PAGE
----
Employees are often classified as either exempt or non-exempt. Both types of employees work for businesses. Exempt and non-exempt employees, however, aren’t the same. If you’re planning to hire one or more employees in the near future, you might be wondering whether they are considered exempt or non-exempt. This post explains the meaning of exempt employees and how they differ from their non-exempt counterparts.
Overview of Exempt Employees
Exempt employees are hired workers who don’t qualify for minimum wage or overtime pay. Under the Fair Labor Standards Act (FLSA), most employees are eligible for minimum wage and overtime pay. You’ll have to pay them a minimum wage set, and if they work for more than 40 hours in a given week, you’ll have to pay them overtime. There are exceptions, though. Employees who don’t qualify for minimum wage and overtime pay are considered exempt.
Exempt vs Non-Exempt Employees
As you may have guessed, the main difference between exempt and non-exempt employees is that the former don’t qualify for minimum wage or overtime pay, whereas the latter do qualify for minimum wage and overtime pay.
Exempt employees aren’t the same as independent contractors. Independent contractors are freelancers. Like exempt employees, independent contracts don’t qualify for minimum wage or overtime pay. Independent contractors, though, are paid on demand. Businesses usually pay them based on how much work they complete. At the same time, independent contractors don’t follow a schedule when performing work. They can choose when to work and what jobs or tasks they wish to complete. In comparison, exempt employees are paid a salary and, in most cases, they follow a schedule.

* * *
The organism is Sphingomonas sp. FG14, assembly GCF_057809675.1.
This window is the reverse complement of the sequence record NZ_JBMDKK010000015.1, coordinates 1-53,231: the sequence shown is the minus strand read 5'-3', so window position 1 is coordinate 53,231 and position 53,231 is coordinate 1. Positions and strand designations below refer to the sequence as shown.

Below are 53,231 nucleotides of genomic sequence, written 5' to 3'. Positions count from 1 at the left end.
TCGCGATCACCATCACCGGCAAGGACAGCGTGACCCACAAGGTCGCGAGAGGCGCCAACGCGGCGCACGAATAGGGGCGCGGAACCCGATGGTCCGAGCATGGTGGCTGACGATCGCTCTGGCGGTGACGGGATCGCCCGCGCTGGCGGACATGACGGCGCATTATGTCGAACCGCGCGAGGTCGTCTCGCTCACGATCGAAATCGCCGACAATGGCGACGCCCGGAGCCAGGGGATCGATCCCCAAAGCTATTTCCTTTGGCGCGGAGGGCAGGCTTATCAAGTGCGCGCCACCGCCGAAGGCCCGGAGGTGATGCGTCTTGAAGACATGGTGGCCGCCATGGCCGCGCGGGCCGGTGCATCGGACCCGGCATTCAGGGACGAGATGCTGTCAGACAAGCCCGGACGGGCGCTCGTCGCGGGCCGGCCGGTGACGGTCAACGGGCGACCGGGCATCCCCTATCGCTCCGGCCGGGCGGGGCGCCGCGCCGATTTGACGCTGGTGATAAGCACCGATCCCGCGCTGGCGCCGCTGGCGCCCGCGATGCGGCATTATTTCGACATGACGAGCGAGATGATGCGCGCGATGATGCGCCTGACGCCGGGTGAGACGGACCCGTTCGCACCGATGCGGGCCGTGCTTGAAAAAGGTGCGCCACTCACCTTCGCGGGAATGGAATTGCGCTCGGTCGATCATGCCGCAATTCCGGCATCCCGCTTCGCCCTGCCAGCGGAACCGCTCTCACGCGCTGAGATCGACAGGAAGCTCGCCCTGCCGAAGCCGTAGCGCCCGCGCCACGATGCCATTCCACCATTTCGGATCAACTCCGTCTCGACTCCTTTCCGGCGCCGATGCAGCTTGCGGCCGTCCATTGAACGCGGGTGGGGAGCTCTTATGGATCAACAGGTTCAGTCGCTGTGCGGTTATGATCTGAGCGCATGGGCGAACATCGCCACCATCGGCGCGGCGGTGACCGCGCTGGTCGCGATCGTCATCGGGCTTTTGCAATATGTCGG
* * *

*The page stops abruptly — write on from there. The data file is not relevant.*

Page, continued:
Requirements for Exempt Employees
Not all employees can be classified as exempt. Rather, there are specific requirements regarding this classification. Exempt employees, for instance, must be paid a salary. If you pay an employee an hourly wage, he or she will be classified as a non-exempt employee. Only employees who are paid a salary are eligible for the non-exempt classification.
The FLSA also lists categories for exempt employees. For an employee to be classified as exempt, he or she must typically work in a particular profession. Some of the eligible professions for exempt employees include executive, administrative, computer-related and outside sales. Only employees who work in one of these categories can be classified as exempt.
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